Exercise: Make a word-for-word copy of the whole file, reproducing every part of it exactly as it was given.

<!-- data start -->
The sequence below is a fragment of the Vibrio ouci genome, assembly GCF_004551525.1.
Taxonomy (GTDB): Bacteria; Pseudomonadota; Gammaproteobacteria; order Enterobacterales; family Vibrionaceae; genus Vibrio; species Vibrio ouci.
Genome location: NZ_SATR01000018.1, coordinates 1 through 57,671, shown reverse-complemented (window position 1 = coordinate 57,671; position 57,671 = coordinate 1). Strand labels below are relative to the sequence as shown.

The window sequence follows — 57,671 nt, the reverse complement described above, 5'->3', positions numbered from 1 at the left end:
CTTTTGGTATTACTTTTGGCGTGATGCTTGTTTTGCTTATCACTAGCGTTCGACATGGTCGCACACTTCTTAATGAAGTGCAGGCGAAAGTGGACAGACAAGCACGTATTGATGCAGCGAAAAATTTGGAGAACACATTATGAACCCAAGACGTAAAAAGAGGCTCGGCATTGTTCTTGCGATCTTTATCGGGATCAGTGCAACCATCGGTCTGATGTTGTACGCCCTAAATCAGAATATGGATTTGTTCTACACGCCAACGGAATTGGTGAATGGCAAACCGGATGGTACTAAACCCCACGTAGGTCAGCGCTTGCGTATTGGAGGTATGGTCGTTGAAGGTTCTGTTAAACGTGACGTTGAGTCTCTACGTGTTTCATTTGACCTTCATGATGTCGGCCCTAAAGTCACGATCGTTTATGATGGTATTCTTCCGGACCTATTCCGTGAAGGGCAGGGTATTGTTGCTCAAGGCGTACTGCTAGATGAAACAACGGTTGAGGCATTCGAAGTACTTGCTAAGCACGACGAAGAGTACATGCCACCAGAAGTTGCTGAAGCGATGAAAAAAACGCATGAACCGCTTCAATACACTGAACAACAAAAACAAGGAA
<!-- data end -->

The sequence below is a fragment of the Vibrio ouci genome, assembly GCF_004551525.1.
Taxonomy (GTDB): Bacteria; Pseudomonadota; Gammaproteobacteria; order Enterobacterales; family Vibrionaceae; genus Vibrio; species Vibrio ouci.
Genome location: NZ_SATR01000018.1, coordinates 1 through 57,671, shown reverse-complemented (window position 1 = coordinate 57,671; position 57,671 = coordinate 1). Strand labels below are relative to the sequence as shown.

The window sequence follows — 57,671 nt, the reverse complement described above, 5'->3', positions numbered from 1 at the left end:
CTTTTGGTATTACTTTTGGCGTGATGCTTGTTTTGCTTATCACTAGCGTTCGACATGGTCGCACACTTCTTAATGAAGTGCAGGCGAAAGTGGACAGACAAGCACGTATTGATGCAGCGAAAAATTTGGAGAACACATTATGAACCCAAGACGTAAAAAGAGGCTCGGCATTGTTCTTGCGATCTTTATCGGGATCAGTGCAACCATCGGTCTGATGTTGTACGCCCTAAATCAGAATATGGATTTGTTCTACACGCCAACGGAATTGGTGAATGGCAAACCGGATGGTACTAAACCCCACGTAGGTCAGCGCTTGCGTATTGGAGGTATGGTCGTTGAAGGTTCTGTTAAACGTGACGTTGAGTCTCTACGTGTTTCATTTGACCTTCATGATGTCGGCCCTAAAGTCACGATCGTTTATGATGGTATTCTTCCGGACCTATTCCGTGAAGGGCAGGGTATTGTTGCTCAAGGCGTACTGCTAGATGAAACAACGGTTGAGGCATTCGAAGTACTTGCTAAGCACGACGAAGAGTACATGCCACCAGAAGTTGCTGAAGCGATGAAAAAAACGCATGAACCGCTTCAATACACTGAACAACAAAAACAAGGAA